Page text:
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Alcohol-free Beer: How is alcohol-free beer brewed? Interview with our expert Jan-Martin Glöckner

How is alcohol-free beer brewed? How do our centrifuges support the process? Our brewing engineer Jan-Martin Glöckner provides answers to these questions.

Interview with brewery expert Jan-Martin Glöckner Interview with brewery expert Jan-Martin Glöckner

The demand for alcohol-free beer is booming - short-term hype or long-term adoption?

The demand for alcohol-free beers has been increasing continuously for several years, and so production volumes in the breweries are also increasing significantly. From my point of view, alcohol-free beer is not a short-term phenomenon, but a trend that is steadily gaining momentum. There is an increasing variety of "alcohol-free" products on the market.


When is a beer considered "alcohol-free"?

An alcohol-free beer may not exceed an alcohol content of 0.5% by volume in Germany. However, this varies worldwide depending on the country and regulations. However, this must be seen in the right perspective, because an alcohol content of this level can already be found in fruits, fruit juices or other foods that do not require a declaration.
In addition in the recent years, the so-called 0.0 beers have become the focus of attention because they are completely de-alcoholized.


How is alcohol-free beer produced?

There are several ways to make alcohol-free beers. On one hand, the beer can be produced "normally". As a final step, the alcohol formed by the yeasts during fermentation is removed from the beer by vacuum evaporation or membrane processes. Additional equipment and special facilities are required for this. An alternative approach is to prevent the normal amount of alcohol from forming. This requires that the fermentation process be stopped. So the yeasts cannot metabolize sugar to alcohol. Alcohol formation is suppressed and prevented at low temperatures, or by separation of the yeast or by using special yeast strains. This alternative can be implemented without the use of additional equipment. As a result, the production of alcohol-free beer is also becoming interesting for small- or medium-sized breweries. The centrifuge is used for the effective and rapid separation of yeasts. Many Flottweg customers who primarily use a centrifuge for pre-clarification before filtration or to adjust turbidity, see the production of alcohol-free beers as another possible application for our technology. Yeasts and other turbidity-causing substances can be quickly and efficiently separated from the beer with a centrifuge.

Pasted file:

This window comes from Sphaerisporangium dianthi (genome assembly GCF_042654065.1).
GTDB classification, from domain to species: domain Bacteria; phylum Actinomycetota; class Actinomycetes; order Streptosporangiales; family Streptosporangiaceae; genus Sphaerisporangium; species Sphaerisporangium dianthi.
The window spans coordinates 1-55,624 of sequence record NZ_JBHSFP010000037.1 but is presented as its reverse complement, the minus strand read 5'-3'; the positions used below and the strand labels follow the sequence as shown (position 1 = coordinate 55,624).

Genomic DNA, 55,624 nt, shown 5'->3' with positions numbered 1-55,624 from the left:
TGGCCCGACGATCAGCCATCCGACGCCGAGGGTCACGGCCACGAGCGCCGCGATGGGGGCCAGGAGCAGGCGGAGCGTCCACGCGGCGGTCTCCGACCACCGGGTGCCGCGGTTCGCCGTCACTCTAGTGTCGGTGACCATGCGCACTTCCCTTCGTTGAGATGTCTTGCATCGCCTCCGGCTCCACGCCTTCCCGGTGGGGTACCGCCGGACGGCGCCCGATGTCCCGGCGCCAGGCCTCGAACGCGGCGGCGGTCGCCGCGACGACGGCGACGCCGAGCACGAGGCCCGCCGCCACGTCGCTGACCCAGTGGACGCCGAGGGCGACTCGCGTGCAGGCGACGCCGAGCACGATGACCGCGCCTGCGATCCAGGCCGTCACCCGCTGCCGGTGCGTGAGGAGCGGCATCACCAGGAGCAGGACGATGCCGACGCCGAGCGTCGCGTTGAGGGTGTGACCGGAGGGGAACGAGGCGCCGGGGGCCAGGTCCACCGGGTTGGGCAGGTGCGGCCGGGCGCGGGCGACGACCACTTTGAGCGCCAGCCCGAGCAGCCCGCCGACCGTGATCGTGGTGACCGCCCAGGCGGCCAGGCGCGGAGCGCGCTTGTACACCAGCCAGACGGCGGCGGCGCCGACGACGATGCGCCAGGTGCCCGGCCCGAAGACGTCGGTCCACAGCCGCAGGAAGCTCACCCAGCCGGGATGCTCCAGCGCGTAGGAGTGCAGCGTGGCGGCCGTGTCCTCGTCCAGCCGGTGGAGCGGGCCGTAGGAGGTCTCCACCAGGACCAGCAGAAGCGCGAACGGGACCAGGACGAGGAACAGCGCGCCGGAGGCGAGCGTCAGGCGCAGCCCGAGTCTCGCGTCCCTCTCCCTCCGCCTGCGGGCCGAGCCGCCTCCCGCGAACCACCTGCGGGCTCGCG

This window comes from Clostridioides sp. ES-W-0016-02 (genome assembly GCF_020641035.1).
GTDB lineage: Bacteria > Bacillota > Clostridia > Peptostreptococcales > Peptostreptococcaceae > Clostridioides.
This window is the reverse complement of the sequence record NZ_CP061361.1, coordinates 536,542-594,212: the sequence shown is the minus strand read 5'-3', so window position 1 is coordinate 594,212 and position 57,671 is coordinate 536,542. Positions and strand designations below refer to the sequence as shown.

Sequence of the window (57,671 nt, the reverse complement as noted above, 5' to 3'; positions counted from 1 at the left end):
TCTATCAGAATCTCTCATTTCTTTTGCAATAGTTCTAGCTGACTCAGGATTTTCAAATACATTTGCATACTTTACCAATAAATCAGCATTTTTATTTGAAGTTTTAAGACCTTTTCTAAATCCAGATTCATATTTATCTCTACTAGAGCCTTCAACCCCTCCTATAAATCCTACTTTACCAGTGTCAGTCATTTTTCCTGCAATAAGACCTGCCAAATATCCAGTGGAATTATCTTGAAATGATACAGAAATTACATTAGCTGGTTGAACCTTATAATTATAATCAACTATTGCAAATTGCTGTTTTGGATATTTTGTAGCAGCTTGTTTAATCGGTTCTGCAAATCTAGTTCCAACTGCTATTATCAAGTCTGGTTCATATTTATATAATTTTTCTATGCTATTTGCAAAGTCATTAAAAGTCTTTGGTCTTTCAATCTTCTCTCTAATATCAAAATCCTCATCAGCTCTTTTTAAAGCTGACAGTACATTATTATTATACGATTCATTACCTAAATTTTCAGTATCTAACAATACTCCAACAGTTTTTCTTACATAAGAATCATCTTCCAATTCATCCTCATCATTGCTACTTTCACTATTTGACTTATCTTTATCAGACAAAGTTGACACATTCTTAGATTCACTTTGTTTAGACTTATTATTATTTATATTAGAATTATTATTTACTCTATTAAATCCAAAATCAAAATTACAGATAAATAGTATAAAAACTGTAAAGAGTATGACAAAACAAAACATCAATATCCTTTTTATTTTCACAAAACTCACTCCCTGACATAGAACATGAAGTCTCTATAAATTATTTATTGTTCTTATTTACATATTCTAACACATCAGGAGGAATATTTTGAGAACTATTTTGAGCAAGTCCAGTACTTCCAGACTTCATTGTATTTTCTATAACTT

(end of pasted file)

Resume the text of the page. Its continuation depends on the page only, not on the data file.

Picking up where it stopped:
Are there differences in taste and where do these differences come from?

Alcohol is and remains a flavor carrier, so alcohol-free beers always differ from beers with alcohol. In addition, the manufacturing process also influences the taste to different degrees. In my opinion, alcohol-free beer is not necessarily a direct replacement for "real" (alcoholic) beer, but rather an alternative to other alcohol-free beverages. Many of our customers provide their alcohol-free beer with an individual flavor, e.g. by using hop plugs, by adding herbal and tea extracts, or even by creating a "lemonade" (see, for example, alcohol-free "Natur Radler" or "Fassbrause"). The resulting diversity makes it more interesting for consumers.


The unfiltered alcohol-free cellar beer from the Rittmayer Brewery has an impressive hop aroma, that causes any residual sweetness to fade into the background. Ludwigii yeast is used alongside cold dry-hopping, which is separated using a centrifuge further in the process. This allows the turbidity profile of the finished beer to be adjusted.


Would you like to learn more about the production of alcohol-free beer?

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